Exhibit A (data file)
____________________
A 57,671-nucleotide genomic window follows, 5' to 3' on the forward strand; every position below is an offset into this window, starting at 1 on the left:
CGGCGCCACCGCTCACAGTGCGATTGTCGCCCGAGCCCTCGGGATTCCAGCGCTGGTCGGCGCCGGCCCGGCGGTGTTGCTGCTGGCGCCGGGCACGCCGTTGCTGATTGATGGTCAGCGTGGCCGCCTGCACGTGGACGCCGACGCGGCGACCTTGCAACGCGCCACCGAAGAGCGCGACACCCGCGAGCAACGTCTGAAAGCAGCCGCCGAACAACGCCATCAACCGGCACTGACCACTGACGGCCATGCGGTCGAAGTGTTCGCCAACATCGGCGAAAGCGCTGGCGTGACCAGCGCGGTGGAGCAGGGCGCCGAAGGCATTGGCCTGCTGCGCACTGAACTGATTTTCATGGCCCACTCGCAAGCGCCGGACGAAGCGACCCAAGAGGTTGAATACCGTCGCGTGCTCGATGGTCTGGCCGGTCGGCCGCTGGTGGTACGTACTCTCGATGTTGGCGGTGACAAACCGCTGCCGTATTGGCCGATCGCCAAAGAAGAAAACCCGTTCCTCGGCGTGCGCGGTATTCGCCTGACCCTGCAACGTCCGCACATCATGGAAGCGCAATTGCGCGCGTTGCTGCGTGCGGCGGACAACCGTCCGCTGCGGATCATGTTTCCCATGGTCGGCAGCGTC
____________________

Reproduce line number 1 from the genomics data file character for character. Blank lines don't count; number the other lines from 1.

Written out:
A 57,671-nucleotide genomic window follows, 5' to 3' on the forward strand; every position below is an offset into this window, starting at 1 on the left: